The Laws of Zambia: from the constitution to the family and everything in between


By Munshya wa Munshya

AFTER THE August 2016 elections in Zambia, legal and constitutional topics became the order of the day. With the prevalence of social media, several commentators emerged on the topics of the law, the constitution and everything legal. This was a very healthy debate. For its part, the Law Association of Zambia issued a directive reminding Zambian legal practitioners it licences to stop commenting on legal subjects. Both the Law Association of Zambia Act and the Legal Practitioners Act and the regulations made under these acts ban lawyers from commenting on legal matters. The Law Association of Zambia’s directive was aimed at licensed legal practitioners as it lacks the mandate to regulate politico-legal speech in the wider sense. There was a sense by many that political and constitutional discussions were not being helpful at all. In fact, it did seem like anyone could just make up stuff and as long as they can defend their position, they could justify their position as sound constitutional law. The debate that followed was dramatic and occasionally antagonistic. After the elections, it seems politico-legal speech has died down and citizens have gone back to their ways: lawyers are back to practice and everyone else has gone back to their various businesses. The danger posed by the electoral aftermath and its debate is that people could begin getting discouraged at the law in general. Legal laymen and women might begin thinking that the law is quite uncertain. Such sentiments are not justifiable, however.

There is more to the law than just arguments about constitutional law.  The law is far broader than the arguments for or against the various constitutional positions. The constitution is not the only law there is. For those contemplating a career in law, they need to know that there is more to it than just what we saw this past August. I wish to provide a few notes on the various types or kinds of law. The qualifying law degree in

Zambia, Canada, and England and Wales is known as the Bachelor of “Laws”. Note that the word “laws” is plural and not singular. This tells us that a career in law, or the studying of law in university is not just about one aspect of the law. It is expected that by the time a graduate completes their studies, they will have been grounded in more than one law. Constitutional law could be the starting point since we have already experienced a lot of it in view of the August elections. Constitutional law deals with the relationship of state institutions to the governed. It describes the organs of the state and the powers that these organs have and how these organs acquire that power. Constitutional law is perhaps the most visible in our country because of the visibility of state institutions. Constitutional law is also visible due to its intersectionality with politics. Each time we go to elections, we are rehearsing and rehashing the principles of constitutional law. Like politics, constitutional law attracts the most arguments, dissentions and dissections. The next area of law is criminal law. This is another type of law that is very visible in popular culture. Just look at the television series and you will find several programs and movies based on the myths of criminal law. In the Zambian context, criminal law is primarily domiciled in the Penal Code. Family law is concerned with the father, mother, and children, as the name suggests. It also deals with issues such as marriages, birth, death and divorce. Family law is complex and could be further dissected into various parts. Of particular interest in Zambia’s family law are customary laws and practices. That being the case though, most principles of family law are still derived from our common law tradition inherited from old England and Wales. Canon law is the law governing the churches particularly the Church of England and the Church of Rome. It would be a stretch to apply principles of Canon Law to independent churches in Zambia as they do not have elaborate structures. I am not familiar with any legal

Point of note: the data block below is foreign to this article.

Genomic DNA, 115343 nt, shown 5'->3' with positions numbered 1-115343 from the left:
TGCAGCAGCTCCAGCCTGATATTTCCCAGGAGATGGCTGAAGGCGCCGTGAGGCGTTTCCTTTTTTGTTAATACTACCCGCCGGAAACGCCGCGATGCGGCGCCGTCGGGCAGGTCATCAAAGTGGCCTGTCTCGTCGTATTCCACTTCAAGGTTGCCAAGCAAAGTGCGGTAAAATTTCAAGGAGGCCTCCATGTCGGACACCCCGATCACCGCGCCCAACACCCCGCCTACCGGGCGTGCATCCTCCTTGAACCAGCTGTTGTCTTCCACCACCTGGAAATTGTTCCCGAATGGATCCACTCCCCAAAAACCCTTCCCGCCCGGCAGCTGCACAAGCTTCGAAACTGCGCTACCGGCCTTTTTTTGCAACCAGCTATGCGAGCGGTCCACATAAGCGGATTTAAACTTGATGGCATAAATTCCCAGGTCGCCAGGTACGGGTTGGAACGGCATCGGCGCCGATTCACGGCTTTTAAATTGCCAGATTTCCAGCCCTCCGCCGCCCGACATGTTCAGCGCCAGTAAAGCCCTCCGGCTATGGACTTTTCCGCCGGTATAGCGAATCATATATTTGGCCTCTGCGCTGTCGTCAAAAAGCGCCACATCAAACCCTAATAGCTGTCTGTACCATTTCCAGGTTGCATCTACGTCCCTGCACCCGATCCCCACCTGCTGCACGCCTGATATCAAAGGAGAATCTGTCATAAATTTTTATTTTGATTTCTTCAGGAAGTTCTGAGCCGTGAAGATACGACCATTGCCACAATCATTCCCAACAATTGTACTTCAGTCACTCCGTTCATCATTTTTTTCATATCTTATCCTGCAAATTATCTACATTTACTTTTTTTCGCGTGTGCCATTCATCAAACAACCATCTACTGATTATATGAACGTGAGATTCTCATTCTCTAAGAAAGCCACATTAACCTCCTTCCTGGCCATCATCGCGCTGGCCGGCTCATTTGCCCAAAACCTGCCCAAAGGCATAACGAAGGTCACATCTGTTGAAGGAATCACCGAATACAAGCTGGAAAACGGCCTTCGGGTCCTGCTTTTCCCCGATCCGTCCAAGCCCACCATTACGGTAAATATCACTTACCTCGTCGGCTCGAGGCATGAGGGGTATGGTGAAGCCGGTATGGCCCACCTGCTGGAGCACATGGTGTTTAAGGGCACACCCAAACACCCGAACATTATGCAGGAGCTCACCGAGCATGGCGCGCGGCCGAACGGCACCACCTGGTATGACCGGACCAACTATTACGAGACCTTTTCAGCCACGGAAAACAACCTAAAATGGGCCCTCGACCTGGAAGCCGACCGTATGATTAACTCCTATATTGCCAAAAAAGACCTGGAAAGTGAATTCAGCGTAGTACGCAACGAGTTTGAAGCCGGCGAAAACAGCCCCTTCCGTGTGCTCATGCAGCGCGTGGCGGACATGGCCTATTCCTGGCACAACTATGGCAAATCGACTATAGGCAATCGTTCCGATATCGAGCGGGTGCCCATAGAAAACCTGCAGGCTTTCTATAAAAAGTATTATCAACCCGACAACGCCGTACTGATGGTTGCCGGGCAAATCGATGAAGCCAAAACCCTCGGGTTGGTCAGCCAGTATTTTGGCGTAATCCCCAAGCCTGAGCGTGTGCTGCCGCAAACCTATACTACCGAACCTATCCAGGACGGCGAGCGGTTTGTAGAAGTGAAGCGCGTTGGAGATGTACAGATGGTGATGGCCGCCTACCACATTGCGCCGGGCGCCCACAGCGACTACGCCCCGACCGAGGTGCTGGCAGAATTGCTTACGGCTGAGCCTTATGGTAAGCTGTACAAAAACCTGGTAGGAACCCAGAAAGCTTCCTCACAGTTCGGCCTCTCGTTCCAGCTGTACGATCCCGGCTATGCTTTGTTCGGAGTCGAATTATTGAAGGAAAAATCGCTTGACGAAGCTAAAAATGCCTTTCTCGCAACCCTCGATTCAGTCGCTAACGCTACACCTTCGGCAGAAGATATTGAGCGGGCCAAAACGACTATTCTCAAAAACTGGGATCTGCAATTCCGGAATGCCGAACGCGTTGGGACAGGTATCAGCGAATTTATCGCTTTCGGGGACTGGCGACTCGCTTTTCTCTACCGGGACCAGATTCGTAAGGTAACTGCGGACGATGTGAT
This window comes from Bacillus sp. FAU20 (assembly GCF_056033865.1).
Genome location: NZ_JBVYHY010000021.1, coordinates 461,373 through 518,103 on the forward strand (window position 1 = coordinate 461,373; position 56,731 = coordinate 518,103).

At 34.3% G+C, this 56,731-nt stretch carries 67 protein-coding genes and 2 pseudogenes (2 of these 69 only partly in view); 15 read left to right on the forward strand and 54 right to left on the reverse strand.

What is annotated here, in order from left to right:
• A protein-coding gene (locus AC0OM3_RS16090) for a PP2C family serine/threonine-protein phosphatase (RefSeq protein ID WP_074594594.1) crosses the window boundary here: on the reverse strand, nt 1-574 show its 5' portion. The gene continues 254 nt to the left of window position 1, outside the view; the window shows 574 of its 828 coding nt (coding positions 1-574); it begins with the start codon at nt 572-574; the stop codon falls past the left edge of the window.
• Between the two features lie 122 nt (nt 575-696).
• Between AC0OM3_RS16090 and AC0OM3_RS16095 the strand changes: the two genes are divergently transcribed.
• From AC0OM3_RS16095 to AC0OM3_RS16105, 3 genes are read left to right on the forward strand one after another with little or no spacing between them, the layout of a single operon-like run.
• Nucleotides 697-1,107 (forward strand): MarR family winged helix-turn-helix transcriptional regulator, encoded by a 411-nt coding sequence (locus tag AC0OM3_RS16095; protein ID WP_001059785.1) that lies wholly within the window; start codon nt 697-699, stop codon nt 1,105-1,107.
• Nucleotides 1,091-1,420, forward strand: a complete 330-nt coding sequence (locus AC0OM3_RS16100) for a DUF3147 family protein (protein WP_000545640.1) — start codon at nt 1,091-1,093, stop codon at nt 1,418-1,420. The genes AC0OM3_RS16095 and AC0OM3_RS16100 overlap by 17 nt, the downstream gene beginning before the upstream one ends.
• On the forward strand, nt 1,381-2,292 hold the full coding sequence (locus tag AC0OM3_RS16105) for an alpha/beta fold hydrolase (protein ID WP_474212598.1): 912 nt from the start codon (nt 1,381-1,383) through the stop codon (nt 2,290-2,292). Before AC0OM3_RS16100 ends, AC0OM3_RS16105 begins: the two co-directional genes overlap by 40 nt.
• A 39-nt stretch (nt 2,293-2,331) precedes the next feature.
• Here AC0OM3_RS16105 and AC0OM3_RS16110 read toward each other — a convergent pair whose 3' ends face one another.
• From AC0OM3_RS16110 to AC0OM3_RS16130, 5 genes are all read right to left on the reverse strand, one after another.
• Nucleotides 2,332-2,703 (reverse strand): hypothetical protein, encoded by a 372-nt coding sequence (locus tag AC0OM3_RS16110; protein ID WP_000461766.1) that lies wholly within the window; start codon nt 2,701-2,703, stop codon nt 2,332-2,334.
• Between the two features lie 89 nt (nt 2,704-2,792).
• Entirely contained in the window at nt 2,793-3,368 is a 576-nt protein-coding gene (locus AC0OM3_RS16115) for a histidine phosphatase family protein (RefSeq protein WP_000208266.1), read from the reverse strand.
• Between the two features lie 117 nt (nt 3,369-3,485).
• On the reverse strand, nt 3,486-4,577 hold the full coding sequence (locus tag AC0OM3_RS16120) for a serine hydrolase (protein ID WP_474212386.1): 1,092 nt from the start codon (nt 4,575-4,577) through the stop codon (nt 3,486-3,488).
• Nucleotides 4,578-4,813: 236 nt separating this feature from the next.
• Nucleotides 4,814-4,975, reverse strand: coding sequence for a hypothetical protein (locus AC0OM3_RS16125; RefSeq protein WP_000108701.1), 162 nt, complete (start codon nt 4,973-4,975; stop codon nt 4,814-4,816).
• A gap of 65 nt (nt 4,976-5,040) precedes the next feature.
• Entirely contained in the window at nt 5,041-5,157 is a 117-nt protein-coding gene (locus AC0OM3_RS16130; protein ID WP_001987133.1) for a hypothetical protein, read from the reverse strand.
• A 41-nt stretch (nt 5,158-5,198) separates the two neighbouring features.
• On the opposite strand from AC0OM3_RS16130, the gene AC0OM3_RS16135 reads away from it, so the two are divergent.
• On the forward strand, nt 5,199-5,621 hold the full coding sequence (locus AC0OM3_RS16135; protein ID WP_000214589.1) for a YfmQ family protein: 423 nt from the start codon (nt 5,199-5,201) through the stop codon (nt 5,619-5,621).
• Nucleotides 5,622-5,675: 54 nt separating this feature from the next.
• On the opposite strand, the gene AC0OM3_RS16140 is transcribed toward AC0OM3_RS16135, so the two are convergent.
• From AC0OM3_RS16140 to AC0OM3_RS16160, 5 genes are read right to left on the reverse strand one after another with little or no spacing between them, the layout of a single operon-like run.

practitioner in Zambia practicing in this area of law, but the Church of Rome does have its Canon experts in its Zambian branch. What happens to people’s wealth after they die? How does wealth transfer from one generation to another? Estate and succession law deals with these questions. In Zambia, the Chiluba government tried to modernise and simplify this area of law. However, reforms are still needed to make it more efficient. Estate law intersects customary practices, testate and intestate situations. This is one exciting area of legal practice. Land law concerns one of the most important human commodities: land. How does one acquire land? And after they acquire it how do they transfer it to another? Land law itself is not very complicated, what makes it more complicated is when you have to deal with the buying and selling of it. This is also known as conveyancing law. Several reforms have been proposed in this area and more reforms are needed. Zambians make agreements all the time. Which ones of those agreements should be honoured and which ones should not be honoured? The area of law that deals with answering this question is the law of agreements, or as it was called a millennium ago: Contract Law. You cannot expect the courts to recognise and force compliance of every agreement people make in Zambia. If X agreed to pay their daughter K2.00 if she passes Grade 7, can she take X to court if after passing, X does not give her the K2.00? How does the law recognise what is enforceable? Supposing a person brews Tobwa but they use the wrong herbs in the concoction, if Mr. Sakala drinks this poisoned Tobwa, does the brewer owe Mr. Sakala anything? This area of law that deals with this is tort law or simply the law of negligence. This area of law I would also call it the law of the neighbour: we owe a duty to ensure that our neighbours are not “killed” by our actions! I have no space to comment on all the various types of the law, they are many. For now, a clear picture has emerged: the law is far much more than the constitutional discussions we had in August. Hopefully next week we can discuss a few more areas.